@Scott: I believe it was in the Gospel According To Andrew Lloyd Webber And Tim Rice that Jesus said unto the lepers “HEAL YOURSELVES!!!”

    You can hardly fault religious conservatives for following the teachings of Jesus.

  56. Joe says:

    Trump says the Chinese have called him, wanting to get back to the trade negotiating table. No one else seems to be aware of these call, including Mnuchin or the Chinese. I wonder whether Trump is getting those spam Chinese phone calls and thinks it must be Xi’s office trying to negotiate.

  57. Kathy says:

    @Joe:

    I’m sure he has a phone on his desk not hooked to a phone line, in which he receive any calls he wants to receive, and no one even has to make them! It’s the greatest phone ever made!1

    On other things, I listen to audiobooks and podcasts when I drive, exercise (but I repeat myself), cook, travel (not driving), and sometimes while waiting (say in line at the bank).

    I’m thinking I should get a waterproof speaker to listen while I shower, as otherwise I feel I’m wasting time.

    Is that too much?

  58. Guarneri says:

    Joe losing his mind:

    He said, ‘Sir, I don’t want the damn thing!” Biden said, his jaw clenched and his voice rising to a shout. “‘Do not pin it on me, Sir! Please, Sir. Do not do that! He died. He died!'”

    The room was silent.

    “This is the God’s truth,” Biden had said as he told the story. “My word as a Biden.”

    Except almost every detail in the story appears to be incorrect. Based on interviews with more than a dozen U.S. troops, their commanders and Biden campaign officials, it appears as though the former vice president has jumbled elements of at least three actual events into one story of bravery, compassion and regret that never happened.

    Biden visited Kunar province in 2008 as a U.S. senator, not as vice president. The service member who performed the celebrated rescue that Biden described was a 20-year-old Army specialist, not a much older Navy captain. And that soldier, Kyle J. White, never had a Silver Star, or any other medal, pinned on him by Biden. At a White House ceremony six years after Biden’s visit, White stood at attention as President Barack Obama placed a Medal of Honor, the nation’s highest award for valor, around his neck.

    The upshot: In the space of three minutes, Biden got the time period, the location, the heroic act, the type of medal, the military branch and the rank of the recipient wrong, as well as his own role in the ceremony.

    But look at the bright side, he’s not Comey, who’s flat out delusional.

  59. Gustopher says:

    @Guarneri: A friend and I have a horrible childhood story involving a squirrel in the chimney. Neither of us is quite sure who it happened to, as we’ve both told it enough that we cannot recall.

    It turns out that remembering something isn’t just reading your memory, it involves reading your memory and writing back what you currently think, so everything gets messed up.

    (Oddly, both my brother and her sister remember a squirrel incident. It’s possible that there are two squirrel incidents that have been merged, which seems utterly preposterous)

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  60. Jax says:

    @Guarneri: So we’ve got one old guy is certifiably nuts, lies constantly, “grabs them by the pussy”, thinks nuking hurricanes is viable, wants to buy Greenland, separates families and puts them in cages, calls people “Poopy face” on Twitter and calls it diplomacy….versus the guy who is also forgetting shit, a generally decent human being, and will ACTUALLY hire decent people? It’s not a hard choice, dear. Whatever we gotta do to get the nut out of the people’s house.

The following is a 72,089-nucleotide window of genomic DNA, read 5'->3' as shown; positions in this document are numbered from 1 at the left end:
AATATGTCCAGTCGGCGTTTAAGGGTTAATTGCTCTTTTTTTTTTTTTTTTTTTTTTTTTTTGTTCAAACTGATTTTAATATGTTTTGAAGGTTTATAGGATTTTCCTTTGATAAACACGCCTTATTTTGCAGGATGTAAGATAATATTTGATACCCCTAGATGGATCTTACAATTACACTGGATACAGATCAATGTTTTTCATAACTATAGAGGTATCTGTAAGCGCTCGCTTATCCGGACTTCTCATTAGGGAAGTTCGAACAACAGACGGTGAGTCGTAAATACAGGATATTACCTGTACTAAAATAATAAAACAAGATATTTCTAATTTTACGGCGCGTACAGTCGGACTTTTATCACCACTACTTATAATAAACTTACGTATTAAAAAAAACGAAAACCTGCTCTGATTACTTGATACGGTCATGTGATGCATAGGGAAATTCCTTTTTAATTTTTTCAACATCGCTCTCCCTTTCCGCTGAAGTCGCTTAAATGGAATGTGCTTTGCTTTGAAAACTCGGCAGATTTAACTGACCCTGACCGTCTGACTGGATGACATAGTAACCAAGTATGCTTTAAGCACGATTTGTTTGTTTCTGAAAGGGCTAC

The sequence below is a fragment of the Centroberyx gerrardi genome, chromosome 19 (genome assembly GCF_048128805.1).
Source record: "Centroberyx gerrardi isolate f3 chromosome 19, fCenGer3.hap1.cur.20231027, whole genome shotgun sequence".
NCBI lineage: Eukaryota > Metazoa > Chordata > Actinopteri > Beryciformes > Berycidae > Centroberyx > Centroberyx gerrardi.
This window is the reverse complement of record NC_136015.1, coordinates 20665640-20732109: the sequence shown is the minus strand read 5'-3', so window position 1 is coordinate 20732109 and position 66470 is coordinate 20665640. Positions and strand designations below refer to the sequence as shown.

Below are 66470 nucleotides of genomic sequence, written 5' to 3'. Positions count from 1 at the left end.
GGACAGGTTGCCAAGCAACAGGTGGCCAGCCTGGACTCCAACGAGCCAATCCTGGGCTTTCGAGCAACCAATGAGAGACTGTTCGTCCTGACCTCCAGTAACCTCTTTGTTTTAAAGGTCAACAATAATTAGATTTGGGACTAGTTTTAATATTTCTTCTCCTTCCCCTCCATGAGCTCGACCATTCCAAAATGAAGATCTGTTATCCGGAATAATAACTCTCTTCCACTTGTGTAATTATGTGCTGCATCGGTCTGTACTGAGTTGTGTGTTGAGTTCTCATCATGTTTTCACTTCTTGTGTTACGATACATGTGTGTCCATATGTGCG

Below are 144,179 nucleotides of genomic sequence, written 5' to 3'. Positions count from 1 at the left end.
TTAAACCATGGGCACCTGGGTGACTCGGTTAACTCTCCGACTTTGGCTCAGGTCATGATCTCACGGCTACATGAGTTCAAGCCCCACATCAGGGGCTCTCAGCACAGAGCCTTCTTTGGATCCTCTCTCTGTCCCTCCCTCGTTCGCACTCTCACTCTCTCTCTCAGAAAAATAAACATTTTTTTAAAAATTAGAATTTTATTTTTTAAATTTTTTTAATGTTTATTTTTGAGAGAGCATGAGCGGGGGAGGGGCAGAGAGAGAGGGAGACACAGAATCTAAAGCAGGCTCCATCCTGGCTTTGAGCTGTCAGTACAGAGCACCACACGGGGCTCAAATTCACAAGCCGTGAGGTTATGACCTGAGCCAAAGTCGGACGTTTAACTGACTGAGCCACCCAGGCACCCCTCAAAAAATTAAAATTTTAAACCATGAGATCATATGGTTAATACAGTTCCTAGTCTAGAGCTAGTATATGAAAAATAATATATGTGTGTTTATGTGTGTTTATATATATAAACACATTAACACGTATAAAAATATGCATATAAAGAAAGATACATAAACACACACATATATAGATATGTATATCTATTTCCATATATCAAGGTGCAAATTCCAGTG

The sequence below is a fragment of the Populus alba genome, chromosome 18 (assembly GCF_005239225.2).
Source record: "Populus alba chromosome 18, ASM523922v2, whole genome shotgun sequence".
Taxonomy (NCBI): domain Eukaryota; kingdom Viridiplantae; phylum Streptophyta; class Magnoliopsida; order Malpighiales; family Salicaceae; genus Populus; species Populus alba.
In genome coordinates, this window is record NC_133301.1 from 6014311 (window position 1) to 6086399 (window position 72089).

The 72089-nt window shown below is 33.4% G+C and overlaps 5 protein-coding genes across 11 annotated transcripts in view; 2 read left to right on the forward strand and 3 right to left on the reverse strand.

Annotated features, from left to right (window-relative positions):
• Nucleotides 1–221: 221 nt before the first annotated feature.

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  61. Jen says:

    Oh, good. The FEC will lack any real enforcement authority due to a lack of quorum, going into an election year.

    As FEC Nears Shutdown, Priorities Such As Stopping Election Interference On Hold

  62. Teve says:

    Ian Millhiser
    @imillhiser
    ·
    18h
    It’s WILD that the most powerful nation on the planet let a professional con man become its president because a bunch of dead slaveholders decided that the votes of white people in rural Michigan count more than those of brown people in Los Angeles.

  63. 95 South says:

    @Teve: It’s WILD that the most powerful nation on the planet let a professional con man become its president because a bunch of dead slaveholders decided that the votes of black people in Detroit count more than those of white people in rural California.

  64. Mikey says:

    @95 South: What does this even mean? Oh, I understand, you think you’re being clever. Bless your heart.

  65. Mikey says:

    Now Trump is blaming the damage his idiotic trade war is inflicting on American companies on…the companies themselves.

    Trump blames ‘badly run and weak’ US companies for struggling to cope with tariffs he imposed

  66. Just nutha ignint cracker says:

    @Mikey: I can kind of see his point. After all, shouldn’t they have realized that he was going to fvk up things because he was in over his head?

  67. Teve says:

    Madeleine Westerhout, who left her White House job suddenly on Thursday as President Trump’s personal assistant, was fired after bragging to reporters that she had a better relationship with Trump than his own daughters, Ivanka and Tiffany Trump, and that the president did not like being in pictures with Tiffany because he perceived her as overweight.

  68. 95 South says:

    @Mikey: Race has nothing to do with electoral votes.